Nostalgic notions, sentimental sighings, wistful wonderings, rueful reflections, poignant ponderings & yearnings for yesteryear! (With a few profound perplexities & puzzling paradoxes thrown in as well.)
Monday, 25 October 2010
DID YOU EVER WONDER ABOUT SUPERMAN'S "U"?
Superman #233, featuring Ira Schnapp's logo.
(Art by Neal Adams)
SUPERMAN's logo is as iconic as that of COCA COLA and is recognized
the world over, but it took a while before it was standardized by NATIONAL
PUBLICATIONS' ace designer and calligrapher IRA SCHNAPP (on the
cover of issue #6), based on JOE SHUSTER's original design. Did you ever
wonder, however, why it had that peculiar shaped angular "U" which didn't
match any of the other letters?
Superman Ashcan Edition. (Art by Joe Shuster)
I thought I had solved the mystery when I first saw the cover of the Ashcan
Edition of Superman (SUPERMAN COMICS), and noticed that the "C" of
"Comics" cuts into the "U" of "Superman". Closer examination shows that the
"U" had almost the same squarish curve (if that's not a contradiction in terms)
as the "P" and the "R". Was it simply a case of this rough logo being relettered
for issue #1 with the word "Comics" omitted, and someone taking the easy
way out by angling-off the letter to complete the bottom line of the "U"?
Superman #6. 1st appearance of Ira's logo.
(Art by Joe Shuster)
It would be easy to assume so, going by the cover (and centre pages) of
the actual first issue (which, legend has it, was originally intended as a one-
off - hence the un-numbered cover). It therefore didn't seem unreasonable to
suppose that, when Ira Schnapp came to letter the definitive version, he was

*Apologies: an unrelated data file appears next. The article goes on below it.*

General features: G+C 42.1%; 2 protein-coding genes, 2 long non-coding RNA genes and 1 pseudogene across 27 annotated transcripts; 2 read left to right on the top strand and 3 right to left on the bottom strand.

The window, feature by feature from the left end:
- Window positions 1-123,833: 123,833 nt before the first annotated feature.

provided with a printed copy of the then- relatively recent SUPERMAN #1
for reference. It certainly couldn't have been issues 2-5, as each cover
logo featured a curved "U". (For the cover of issue #1, see previous
post.) So - mystery solved?
Well, no. Despite my fine speculations, after a bit more digging
I found that JOE SHUSTER had occasionally rendered the "U" in that
fashion from as early as ACTION COMICS #2 - which predates the Ashcan
and the first issue by quite a margin. (As that story was actually reprinted
in SUPERMAN #1, I could have saved myself needless hypothesizing by
simply reading the comic.) It seems entirely possible, therefore, that Ira
Schnapp was provided with a copy of the angular lettered logo for reference
instead of the curved one merely on a whim of fate. (Although I have to
concede that, with it's distinctive "U", maybe the editor - or Ira himself -
just preferred that version.) Just think 'though - comics history could
so easily have been different.
Ira's logo lasted for over 40 years, until 1983, when it was relettered by MARSHALL ARISMAN to more closely resemble the earliest regular
incarnations of the title. I actually think it's excellent, although I have
reservations about the top curve of the "S" overlapping the top of the
"U". Maybe one day I'll have a go at doing it.
(Note: An "Ashcan Edition" is an in-house, non-distributed publication
used for the purpose of securing copyright on a title.)
Now, be honest - did you ever wonder.....?
Superman #386, the 1st appearance of Marshall
Arisman's logo. (Art by Gil Kane)